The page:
Kubatana ensures that any packaged information they produce is varied according to what their customers actively want to see or hear - including job opportunities, scholarships, notifications of public debates and meetings, thought-provoking graphics and proverbs, and other content in the everyday interest of Zimbabweans. Attention to appropriate content and media has also led to a burgeoning use of platforms like Facebook and WhatsApp. This is in part a result of the cheap Facebook and WhatsApp bundles offered by Econet, Zimbabwe’s leading Mobile Operator by market share, which has allowed for a great increase in their use. Whilst these may not allow for the comprehensiveness of emails or written newsletters might, it has proved to be an effective way of engaging customers in a way convenient for them. One particularly positive outcome of this has been a willingness of users to engage in two-way communication with Kubatana.
Today, Kubatana works with Clickatell as its bulk SMS provider. The organisation speaks highly of Clickatell’s very active tech support. This relationship came under strain when, approaching the 2013 elections, bulk SMS gateways were ordered to be blocked.

When it comes to measuring its success in a quantifiable way, Kubatana tracks selected indicators. These can include the number of subscribers, the growth rate of subscriber bases, and the number of people reached by an individual project (for example, the number of recipients of the Tree of Life DVD). These act as indicators of the reach of the service, allowing the team to assess their success. However, properly examining the impact of the service is slightly more complicated, much of this is anecdotal and qualitative. Kubatana bases its impact evaluation on the feedback, reports, and actions of its users. Here, information is largely harvested through one-to-one contact with subscribers. Given the importance of this kind of feedback to the service, there is no consistent rate of return or conversion. Instead, it considers it more important and appropriate to seek out instances of success and celebrate it where possible. In addition to this, the organisation understands success, in part, through the size and calibre of partnerships it attracts, such as the United Nations Development Programme and Zimbabwean local government.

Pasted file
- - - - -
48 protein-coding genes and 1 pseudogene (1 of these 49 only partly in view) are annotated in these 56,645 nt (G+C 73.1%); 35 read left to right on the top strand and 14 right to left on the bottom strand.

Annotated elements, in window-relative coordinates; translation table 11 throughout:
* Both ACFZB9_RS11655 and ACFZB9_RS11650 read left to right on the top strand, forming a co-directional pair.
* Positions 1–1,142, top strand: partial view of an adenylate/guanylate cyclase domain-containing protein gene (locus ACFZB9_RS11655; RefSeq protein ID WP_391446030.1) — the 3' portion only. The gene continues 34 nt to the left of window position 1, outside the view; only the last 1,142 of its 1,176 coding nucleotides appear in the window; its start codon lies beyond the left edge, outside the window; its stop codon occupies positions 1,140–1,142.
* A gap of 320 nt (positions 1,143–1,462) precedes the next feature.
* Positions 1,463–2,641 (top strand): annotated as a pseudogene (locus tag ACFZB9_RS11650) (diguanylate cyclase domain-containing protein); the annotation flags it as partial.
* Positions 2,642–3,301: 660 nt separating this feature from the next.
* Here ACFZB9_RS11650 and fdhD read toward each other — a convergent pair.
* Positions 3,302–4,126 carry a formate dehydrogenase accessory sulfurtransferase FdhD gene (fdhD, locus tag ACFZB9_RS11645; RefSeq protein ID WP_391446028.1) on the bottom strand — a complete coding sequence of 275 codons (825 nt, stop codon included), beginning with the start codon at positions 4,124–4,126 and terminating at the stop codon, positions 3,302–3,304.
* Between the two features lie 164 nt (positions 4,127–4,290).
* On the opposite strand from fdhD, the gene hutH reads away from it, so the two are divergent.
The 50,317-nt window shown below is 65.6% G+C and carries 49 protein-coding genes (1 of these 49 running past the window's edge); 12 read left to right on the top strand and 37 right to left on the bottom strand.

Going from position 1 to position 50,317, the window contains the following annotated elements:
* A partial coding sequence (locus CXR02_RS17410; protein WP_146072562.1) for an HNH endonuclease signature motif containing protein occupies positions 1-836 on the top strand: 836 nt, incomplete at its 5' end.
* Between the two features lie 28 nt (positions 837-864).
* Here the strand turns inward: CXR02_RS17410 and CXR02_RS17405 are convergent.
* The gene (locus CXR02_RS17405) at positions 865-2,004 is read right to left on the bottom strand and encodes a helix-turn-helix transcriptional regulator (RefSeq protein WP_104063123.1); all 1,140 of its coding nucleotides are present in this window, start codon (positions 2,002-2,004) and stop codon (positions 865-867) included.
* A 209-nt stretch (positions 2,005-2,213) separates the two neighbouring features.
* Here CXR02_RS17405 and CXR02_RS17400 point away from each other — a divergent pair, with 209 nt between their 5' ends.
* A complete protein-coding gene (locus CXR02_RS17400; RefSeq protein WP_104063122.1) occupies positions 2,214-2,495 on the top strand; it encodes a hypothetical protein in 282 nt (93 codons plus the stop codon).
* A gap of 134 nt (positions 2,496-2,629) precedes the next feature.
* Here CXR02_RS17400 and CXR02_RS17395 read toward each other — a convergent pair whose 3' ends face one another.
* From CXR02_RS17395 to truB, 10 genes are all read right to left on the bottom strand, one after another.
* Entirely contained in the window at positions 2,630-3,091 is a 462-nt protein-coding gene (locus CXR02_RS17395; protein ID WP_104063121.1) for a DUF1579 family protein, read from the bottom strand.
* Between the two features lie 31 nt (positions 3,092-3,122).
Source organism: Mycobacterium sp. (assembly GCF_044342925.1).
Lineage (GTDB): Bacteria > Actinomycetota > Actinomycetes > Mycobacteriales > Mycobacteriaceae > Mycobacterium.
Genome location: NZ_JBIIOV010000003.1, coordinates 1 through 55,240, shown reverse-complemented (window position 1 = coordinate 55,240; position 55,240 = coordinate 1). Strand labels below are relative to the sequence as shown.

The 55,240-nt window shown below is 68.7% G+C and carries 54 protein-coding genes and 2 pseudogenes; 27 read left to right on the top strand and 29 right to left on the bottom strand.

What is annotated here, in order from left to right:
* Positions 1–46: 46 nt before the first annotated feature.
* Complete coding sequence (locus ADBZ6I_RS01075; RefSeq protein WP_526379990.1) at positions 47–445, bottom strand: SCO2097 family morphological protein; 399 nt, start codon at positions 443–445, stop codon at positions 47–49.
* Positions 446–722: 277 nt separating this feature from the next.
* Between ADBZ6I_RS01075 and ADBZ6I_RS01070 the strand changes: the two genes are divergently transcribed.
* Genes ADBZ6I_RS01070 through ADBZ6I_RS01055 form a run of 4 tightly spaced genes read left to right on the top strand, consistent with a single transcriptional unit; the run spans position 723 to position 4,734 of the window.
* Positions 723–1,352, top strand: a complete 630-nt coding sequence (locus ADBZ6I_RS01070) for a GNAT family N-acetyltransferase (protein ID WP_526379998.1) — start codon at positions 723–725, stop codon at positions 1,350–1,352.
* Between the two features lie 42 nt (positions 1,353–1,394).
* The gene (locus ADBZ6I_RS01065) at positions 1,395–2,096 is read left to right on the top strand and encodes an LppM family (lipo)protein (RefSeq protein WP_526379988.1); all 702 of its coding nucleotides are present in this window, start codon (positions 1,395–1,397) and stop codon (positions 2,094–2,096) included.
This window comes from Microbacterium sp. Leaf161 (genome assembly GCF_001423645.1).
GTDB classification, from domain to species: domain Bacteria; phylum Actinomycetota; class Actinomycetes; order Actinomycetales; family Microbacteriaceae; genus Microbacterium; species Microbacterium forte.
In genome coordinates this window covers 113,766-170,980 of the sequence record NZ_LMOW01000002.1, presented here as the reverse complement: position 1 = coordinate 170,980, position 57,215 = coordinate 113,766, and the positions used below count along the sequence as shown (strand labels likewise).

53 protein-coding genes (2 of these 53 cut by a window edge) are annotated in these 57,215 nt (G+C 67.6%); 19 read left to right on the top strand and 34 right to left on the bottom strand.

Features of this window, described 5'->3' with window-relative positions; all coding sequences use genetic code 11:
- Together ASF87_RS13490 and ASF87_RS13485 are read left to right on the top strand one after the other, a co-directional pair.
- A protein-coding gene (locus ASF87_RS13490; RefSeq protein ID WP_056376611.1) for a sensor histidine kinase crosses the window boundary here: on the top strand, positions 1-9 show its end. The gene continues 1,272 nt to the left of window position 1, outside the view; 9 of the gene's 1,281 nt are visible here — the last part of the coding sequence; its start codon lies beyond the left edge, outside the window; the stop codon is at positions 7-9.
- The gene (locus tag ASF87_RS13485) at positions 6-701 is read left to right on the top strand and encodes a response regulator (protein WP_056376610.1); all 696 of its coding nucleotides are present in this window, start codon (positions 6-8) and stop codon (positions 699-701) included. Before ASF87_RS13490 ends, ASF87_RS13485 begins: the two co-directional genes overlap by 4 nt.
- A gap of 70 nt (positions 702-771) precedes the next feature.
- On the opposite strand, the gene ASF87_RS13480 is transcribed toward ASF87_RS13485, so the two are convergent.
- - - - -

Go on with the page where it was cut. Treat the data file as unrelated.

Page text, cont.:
Unsurprisingly, Kubatana has faced a number of challenges since its launch, relating primarily to the political landscape in which it operates. In the context of the current regime, the mobile/SMS space is seen as particularly threatening to the status quo - significantly more so than web and email-based activities. Additionally, broadcasting material is subject to considerable sensitivity and regulation. As a result, Kubatana’ s dissemination of news headlines and short audio programmes using SMS and IVR respectively have faced restrictions. With regards to each, Kubatana has had phone lines suspended. The problems were eventually overcome. However, whilst they have been resolved in the past, such challenges remain threats to Kubatana.

Lessons and recommendations

Be patient and consistent. When Kubatana started, its staff were cold-calling NGOs, knocking on their doors and arranging lots of meetings in order to convince them to agree to be on the website. Now, the scales have tipped in the other direction, with NGOs approaching Kubatana for the same privilege. People see the value of the platform’s distribution and reach as a result of the patience and perseverance of the team, as well as consistency and belief in what the organisation does.
Focus is key - even if this means losing funding. As elements of the operation become permanent and institutionalised, they become part of the foundation of the organisation. However, donors may have more interest in what new and exciting projects you can offer. Over the years, Kubatana has seen how a service can become diluted as a result of attempts to meet these donors’ desires. Today, the organisation considers it preferable to focus on the impact and value of core operations rather than spreading itself too thin.